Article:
LPC1769 UART selective DMA operation(between RX and TX)

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LPC1769 UART selective DMA operation(between RX and TX)

NXP Employee
NXP Employee
Content originally posted in LPCWare by gnxp on Mon Aug 10 09:17:36 MST 2015
Hello All,
I wish to use GPDMA for asynchronous UART communication from a ring-buffer.

UART TX DMA is straightforward.

Now, UART RX DMA needs to know size of bytes to be received. To receive variable sized transfers, I plan to use a timer with duration of say 16 bytes. On each timer expire interrupt, I will check the transferSize value(control register of DMA channel used for UART DMA Rx). If the value is changing, just reload the timer to check again. If the value is unchanging call a RxCallback function.

What I wish to do is selectively enable and disable UART RX DMA.
- So UART Rx interrupt(non DMA) will be enabled to begin with.
- If any byte received, in the receive interrupt  set up a DMA desc of maximum expected size, disable UART Rcv interrupt and enable timer.
-When transferSize stops changing, stop DMA, disable timer, reenable UART Rcv and call RxCallback function.

User manual UM10360 is incomplete in describing GPDMA operations. I have used PL080 as reference. Now
UM10360  says in section ' DMA Operation' (pg 314, Rev. 3.1 2/4/14)

The user can optionally operate the UART transmit and/or receive using DMA. The DMA
mode is determined by the DMA Mode Select bit in the FCR register. This bit only has an
affect when the FIFOs are enabled via the FIFO Enable bit in the FCR register.

But there is only one bit to select FIFO and DMA modes. They affect both UART RX and TX. I cannot find any reference to how to selectively enable/disable UART RX dma. Does anyone have other ideas?

In absence of selectively controlling RX UART DMA, one option is to reserve a DMA ch for it, keep timer running always and use above logic for callback. I would prefer to not have timer interrupts all the time. If anyone has implemented a similar scheme, please elaborate.


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NXP Employee
NXP Employee
Content originally posted in LPCWare by gnxp on Wed Aug 12 02:02:53 MST 2015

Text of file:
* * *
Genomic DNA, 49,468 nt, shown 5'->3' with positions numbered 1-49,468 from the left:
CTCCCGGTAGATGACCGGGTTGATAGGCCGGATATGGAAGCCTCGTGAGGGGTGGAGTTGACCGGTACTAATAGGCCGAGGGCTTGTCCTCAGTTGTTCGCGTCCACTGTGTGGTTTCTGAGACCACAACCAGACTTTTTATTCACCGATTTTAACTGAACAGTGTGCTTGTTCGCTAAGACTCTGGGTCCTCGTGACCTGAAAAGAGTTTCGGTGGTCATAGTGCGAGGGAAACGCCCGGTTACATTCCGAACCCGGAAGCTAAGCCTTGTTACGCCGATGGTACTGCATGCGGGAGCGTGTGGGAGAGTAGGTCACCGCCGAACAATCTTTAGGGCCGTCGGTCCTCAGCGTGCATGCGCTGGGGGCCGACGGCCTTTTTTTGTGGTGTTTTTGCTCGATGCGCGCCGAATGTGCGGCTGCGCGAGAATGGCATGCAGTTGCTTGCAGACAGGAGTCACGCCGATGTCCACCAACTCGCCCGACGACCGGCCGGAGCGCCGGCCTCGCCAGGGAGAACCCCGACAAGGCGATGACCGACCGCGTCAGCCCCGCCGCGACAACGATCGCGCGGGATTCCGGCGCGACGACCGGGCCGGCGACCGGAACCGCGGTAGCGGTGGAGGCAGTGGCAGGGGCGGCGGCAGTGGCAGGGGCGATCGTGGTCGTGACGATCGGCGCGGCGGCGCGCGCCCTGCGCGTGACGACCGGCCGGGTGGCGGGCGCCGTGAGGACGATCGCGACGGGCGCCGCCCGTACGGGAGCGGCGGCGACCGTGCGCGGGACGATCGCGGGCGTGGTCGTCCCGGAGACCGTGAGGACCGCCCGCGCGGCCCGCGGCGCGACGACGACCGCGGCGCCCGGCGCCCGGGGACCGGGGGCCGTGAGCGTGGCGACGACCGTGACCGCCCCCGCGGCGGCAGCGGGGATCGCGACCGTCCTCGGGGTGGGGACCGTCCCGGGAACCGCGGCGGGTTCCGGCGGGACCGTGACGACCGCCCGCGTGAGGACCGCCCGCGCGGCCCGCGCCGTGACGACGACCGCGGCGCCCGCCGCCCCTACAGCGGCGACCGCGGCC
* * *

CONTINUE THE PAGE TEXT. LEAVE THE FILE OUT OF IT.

Thanks Mike,
That is what I did ended up doing. Setting up  a DMA descriptor for UART RX from beginning of ringbuff to the end. On transfer completion, interrupt triggered which repeats the process, effectively wrapping the ringbuff. I use a timer to look out for 'quiet time' which I do by comparing new and old 'TransferSize' in DMA channel control register. Of course, all this is still being tested. What I was actually looking for was how to selectively enable disable between UART RX/TX DMA. That is what the user manual claims is possible, but doesn't explain anywhere how to do it.

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NXP Employee
NXP Employee
Content originally posted in LPCWare by MikeSimmonds on Wed Aug 12 00:48:54 MST 2015
As an overview, I setup the rx dma with a fixed dma buffer chain that links back to itself.
This creates an infinite buffer that will overwrite the beginning on buffer wrap.
I.e reception is handled in hardware with no interrupts being involved.

Another way to look at this is that the dma buffer is just a big FIFO.

My application code polls for characters (by reading both the dma channel registers and program variables)
and removes characters from the dma buffer to an application buffer.
No characters are lost providing the poll rate is fast enough. This is satisfied in my case simply by checking
for messages in the main loop.

In other words, the dma (hardware) buffer is used as a reservoir for characters only.

In my case, the size of data 'packets' is variable; there must be some sort of protocol to separate
one message from another.

We use start and end framing characters, but other posibilities are
[count] data ...
or [quiet time] data [quiet time]
or you may have a fixed length structure.

The point to take away is that we separate the actual data reception from the interpretation and use of the message packets.
Note that the handling of messages (once a complete packet has been extracted  -- with the poll routines) is orders of magnitude
faster than the data transfer rate. In my case a buffer of 512 bytes is more than sufficient at 115200 baud.

I am sorry that I cannot share any code; (a) I write 'driver' code in M3 assembler and (b) this is a commercial project anyway.


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